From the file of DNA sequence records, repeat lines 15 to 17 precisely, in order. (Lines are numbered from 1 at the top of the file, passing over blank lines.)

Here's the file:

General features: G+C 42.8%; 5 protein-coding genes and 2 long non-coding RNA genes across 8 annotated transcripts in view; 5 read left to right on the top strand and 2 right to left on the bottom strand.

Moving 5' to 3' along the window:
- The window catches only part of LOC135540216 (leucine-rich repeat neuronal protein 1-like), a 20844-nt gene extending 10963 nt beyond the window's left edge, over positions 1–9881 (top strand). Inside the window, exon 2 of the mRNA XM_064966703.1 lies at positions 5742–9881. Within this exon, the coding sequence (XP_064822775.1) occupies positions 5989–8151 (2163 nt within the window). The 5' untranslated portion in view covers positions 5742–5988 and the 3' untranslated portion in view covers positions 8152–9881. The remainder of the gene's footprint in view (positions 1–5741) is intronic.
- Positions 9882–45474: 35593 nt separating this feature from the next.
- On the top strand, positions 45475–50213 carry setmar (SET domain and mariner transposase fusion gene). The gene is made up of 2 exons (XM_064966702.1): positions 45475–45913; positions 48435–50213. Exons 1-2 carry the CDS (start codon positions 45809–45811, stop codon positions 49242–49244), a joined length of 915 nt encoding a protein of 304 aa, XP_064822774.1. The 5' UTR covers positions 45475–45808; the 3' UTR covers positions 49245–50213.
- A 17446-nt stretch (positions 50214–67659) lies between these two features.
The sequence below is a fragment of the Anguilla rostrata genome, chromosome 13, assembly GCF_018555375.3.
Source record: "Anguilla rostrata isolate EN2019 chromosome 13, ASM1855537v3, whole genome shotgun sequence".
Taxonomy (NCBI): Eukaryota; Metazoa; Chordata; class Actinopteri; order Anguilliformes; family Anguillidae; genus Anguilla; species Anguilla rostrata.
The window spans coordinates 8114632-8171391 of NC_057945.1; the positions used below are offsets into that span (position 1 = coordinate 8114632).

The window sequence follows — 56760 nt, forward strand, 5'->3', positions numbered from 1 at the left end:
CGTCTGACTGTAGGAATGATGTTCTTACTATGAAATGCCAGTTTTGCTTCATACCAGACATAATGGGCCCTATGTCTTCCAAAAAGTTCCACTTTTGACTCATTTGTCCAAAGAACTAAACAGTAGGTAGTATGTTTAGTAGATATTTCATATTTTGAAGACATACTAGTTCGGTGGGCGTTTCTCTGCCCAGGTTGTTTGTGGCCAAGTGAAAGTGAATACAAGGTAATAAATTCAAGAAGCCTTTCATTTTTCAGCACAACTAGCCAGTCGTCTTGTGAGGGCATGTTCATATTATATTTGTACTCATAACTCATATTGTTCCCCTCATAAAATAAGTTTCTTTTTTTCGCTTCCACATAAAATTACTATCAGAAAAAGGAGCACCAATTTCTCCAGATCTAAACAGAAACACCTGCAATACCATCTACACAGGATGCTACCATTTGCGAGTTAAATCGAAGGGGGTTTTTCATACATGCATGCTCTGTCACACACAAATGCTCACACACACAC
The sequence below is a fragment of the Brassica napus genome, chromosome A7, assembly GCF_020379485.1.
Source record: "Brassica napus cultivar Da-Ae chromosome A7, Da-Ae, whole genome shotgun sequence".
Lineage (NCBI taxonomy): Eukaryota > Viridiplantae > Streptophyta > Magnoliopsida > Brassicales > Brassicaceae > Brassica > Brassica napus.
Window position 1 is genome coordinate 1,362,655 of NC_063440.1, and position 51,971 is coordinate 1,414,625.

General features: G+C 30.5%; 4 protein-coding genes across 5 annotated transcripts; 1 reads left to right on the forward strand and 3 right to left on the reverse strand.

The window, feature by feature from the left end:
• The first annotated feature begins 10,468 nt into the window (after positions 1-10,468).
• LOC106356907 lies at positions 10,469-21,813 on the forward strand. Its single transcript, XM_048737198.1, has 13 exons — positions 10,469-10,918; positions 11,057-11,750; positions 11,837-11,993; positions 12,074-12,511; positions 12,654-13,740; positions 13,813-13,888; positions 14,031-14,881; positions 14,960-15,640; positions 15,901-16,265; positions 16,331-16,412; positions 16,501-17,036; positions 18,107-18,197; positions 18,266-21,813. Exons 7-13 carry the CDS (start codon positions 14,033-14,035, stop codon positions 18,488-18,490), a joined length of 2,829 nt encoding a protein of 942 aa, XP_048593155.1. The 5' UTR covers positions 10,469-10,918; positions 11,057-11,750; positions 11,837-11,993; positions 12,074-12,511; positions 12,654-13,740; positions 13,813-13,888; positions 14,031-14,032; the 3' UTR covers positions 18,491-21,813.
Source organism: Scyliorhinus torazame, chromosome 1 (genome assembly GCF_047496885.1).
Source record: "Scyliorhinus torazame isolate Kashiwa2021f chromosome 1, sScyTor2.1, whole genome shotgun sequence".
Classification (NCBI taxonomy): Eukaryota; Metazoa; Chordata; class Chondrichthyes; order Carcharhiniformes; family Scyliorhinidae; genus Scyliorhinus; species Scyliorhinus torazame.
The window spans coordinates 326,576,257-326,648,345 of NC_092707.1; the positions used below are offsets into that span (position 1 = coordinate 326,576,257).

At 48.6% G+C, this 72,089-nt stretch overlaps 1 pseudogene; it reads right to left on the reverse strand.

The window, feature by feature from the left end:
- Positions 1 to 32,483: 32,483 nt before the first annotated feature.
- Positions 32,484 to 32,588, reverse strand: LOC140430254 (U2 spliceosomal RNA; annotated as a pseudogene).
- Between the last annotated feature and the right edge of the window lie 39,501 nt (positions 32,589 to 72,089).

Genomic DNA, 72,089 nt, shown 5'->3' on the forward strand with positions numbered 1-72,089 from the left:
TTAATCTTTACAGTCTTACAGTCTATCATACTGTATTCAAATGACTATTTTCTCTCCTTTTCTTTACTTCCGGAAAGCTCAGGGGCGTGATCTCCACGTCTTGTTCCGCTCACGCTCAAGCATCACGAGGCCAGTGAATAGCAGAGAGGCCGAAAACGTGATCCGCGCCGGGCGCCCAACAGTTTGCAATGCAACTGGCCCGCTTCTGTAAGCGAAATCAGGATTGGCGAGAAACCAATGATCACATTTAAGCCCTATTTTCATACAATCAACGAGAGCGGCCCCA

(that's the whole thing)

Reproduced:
Lineage (NCBI taxonomy): Eukaryota > Viridiplantae > Streptophyta > Magnoliopsida > Brassicales > Brassicaceae > Brassica > Brassica napus.
Window position 1 is genome coordinate 1,362,655 of NC_063440.1, and position 51,971 is coordinate 1,414,625.

General features: G+C 30.5%; 4 protein-coding genes across 5 annotated transcripts; 1 reads left to right on the forward strand and 3 right to left on the reverse strand.